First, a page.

The complexity and vital nature of distribution systems is what warrants their regulation by the AUC, ensuring that all operators maintain a consistently high quality level of functioning and safety. As with electrical transmission, the AUC also regulates the prices that companies providing wire service may charge, as well as the tariffs collected to compensate companies for the maintenance and expansion of distribution systems.
Electricity Retailers and Providers
Until the 1990s, the electricity market in Alberta was dominated by a few, large vertical monopolies. These companies handled every step of energy production, transmission and distribution, and also functioned as the retailers for the energy they produced. This would be comparable to McDonald’s owning everything from the grass that the cows eat to the counters where the burgers are served.
With the advent of deregulation, electricity retailers stepped into the picture, functioning as the interface through which the public can now negotiate what they will pay for the energy they consume. Electricity retailers such as ENMAX and Direct Energy purchase electricity as a commodity in the open market and sell it to consumers.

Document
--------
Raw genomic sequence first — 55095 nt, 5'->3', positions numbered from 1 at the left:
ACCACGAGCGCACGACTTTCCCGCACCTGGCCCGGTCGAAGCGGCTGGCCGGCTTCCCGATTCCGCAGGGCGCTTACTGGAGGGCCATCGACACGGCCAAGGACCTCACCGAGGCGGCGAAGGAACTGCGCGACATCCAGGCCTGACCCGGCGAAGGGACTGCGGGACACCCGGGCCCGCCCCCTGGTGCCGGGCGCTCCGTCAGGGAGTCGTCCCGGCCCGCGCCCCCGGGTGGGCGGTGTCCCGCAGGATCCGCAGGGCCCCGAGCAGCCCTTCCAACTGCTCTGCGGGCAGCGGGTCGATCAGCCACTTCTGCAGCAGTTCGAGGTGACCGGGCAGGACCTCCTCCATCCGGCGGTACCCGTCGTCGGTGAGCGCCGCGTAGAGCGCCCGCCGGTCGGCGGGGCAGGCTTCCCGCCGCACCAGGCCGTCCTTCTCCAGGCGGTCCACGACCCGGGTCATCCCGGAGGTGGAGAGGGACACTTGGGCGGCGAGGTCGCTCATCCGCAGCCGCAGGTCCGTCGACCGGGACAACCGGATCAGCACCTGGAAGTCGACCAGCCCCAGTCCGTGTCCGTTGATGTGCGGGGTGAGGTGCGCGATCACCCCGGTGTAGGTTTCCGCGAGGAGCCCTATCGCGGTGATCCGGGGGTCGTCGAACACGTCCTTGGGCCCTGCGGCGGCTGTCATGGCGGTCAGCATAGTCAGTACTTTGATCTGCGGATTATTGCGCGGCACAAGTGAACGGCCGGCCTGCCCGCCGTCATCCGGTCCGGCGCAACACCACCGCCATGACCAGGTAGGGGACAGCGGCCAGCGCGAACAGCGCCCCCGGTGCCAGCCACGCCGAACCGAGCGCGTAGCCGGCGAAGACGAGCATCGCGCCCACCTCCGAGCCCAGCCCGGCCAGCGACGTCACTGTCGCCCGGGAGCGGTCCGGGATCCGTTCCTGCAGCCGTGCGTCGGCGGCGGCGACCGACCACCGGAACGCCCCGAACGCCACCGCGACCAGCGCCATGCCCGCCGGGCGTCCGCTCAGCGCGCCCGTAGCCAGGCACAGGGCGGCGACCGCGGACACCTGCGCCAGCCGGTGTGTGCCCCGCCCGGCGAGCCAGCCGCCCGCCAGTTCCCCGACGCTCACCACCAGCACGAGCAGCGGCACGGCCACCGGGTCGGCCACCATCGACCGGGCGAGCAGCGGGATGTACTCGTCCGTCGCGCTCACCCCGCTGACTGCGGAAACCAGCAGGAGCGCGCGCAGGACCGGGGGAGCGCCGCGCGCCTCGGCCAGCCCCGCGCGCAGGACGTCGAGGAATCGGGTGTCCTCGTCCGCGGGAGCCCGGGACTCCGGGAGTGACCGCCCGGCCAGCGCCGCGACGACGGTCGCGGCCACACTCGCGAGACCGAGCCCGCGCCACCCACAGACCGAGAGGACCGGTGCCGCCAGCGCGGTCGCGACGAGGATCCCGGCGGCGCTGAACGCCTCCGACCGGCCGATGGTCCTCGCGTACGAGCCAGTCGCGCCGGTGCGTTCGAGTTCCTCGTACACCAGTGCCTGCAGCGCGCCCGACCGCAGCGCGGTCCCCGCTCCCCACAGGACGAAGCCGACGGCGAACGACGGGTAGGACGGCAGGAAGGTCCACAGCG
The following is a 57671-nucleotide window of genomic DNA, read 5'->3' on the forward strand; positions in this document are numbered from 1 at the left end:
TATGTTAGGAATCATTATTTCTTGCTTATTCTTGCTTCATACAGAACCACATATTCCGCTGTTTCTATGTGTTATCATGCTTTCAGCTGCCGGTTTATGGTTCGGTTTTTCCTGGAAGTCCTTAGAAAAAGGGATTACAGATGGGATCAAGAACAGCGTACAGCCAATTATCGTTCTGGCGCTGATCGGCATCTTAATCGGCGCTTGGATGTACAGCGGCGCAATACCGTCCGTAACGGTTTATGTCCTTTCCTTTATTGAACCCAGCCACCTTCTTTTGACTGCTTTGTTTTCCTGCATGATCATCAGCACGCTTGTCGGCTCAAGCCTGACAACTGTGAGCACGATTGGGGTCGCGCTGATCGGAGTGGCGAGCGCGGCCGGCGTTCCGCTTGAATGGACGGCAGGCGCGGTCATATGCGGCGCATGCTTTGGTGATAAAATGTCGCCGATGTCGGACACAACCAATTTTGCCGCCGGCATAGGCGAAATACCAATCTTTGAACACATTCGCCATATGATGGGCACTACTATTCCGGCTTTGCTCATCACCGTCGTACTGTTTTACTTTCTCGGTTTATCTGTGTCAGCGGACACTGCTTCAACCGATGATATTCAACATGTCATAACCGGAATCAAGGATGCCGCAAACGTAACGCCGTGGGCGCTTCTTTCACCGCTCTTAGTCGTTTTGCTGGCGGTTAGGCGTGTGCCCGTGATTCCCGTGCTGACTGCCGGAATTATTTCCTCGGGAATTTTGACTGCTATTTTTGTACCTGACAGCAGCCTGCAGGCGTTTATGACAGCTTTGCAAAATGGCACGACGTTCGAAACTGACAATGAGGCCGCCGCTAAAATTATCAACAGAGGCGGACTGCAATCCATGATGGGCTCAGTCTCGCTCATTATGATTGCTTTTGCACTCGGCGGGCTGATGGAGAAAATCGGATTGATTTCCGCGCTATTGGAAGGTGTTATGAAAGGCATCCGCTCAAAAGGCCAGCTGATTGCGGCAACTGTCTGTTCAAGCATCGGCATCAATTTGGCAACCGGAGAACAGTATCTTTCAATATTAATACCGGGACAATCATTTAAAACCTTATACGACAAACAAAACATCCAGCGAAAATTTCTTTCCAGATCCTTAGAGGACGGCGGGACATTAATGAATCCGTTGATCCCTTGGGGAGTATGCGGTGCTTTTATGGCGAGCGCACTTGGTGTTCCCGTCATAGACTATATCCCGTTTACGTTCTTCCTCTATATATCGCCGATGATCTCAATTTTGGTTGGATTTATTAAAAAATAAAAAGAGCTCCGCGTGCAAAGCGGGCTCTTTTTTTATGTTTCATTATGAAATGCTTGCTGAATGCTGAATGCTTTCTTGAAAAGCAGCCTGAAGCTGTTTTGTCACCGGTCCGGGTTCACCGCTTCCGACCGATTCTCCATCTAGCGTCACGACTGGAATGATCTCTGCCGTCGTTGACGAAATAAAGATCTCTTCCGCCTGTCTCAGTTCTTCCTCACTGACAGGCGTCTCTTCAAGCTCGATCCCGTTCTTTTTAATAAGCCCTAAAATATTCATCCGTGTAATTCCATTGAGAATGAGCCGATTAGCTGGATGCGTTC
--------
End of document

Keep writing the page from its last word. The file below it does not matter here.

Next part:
The AUC has no role in the operations of or prices charged by competitive retailers of electricity. Instead, the AUC regulates the RRO providers operating in Alberta. Various regions of the province are each serviced by a single regulated utility in that area. Many of these utility companies are subsidiaries of parent companies that operate competitive retailers as well. When an Alberta resident or business doesn’t sign a contract with a retailer, they are automatically supplied power by their designated provider. On a monthly basis, the AUC determines the RRO price for electricity, based on the current market price, as well as external forces such as weather, world events, etc. RRO providers are mandated to charge their customers at the RRO rate, which is intended to fairly compensate providers, while at the same time charging customers at a fair rate.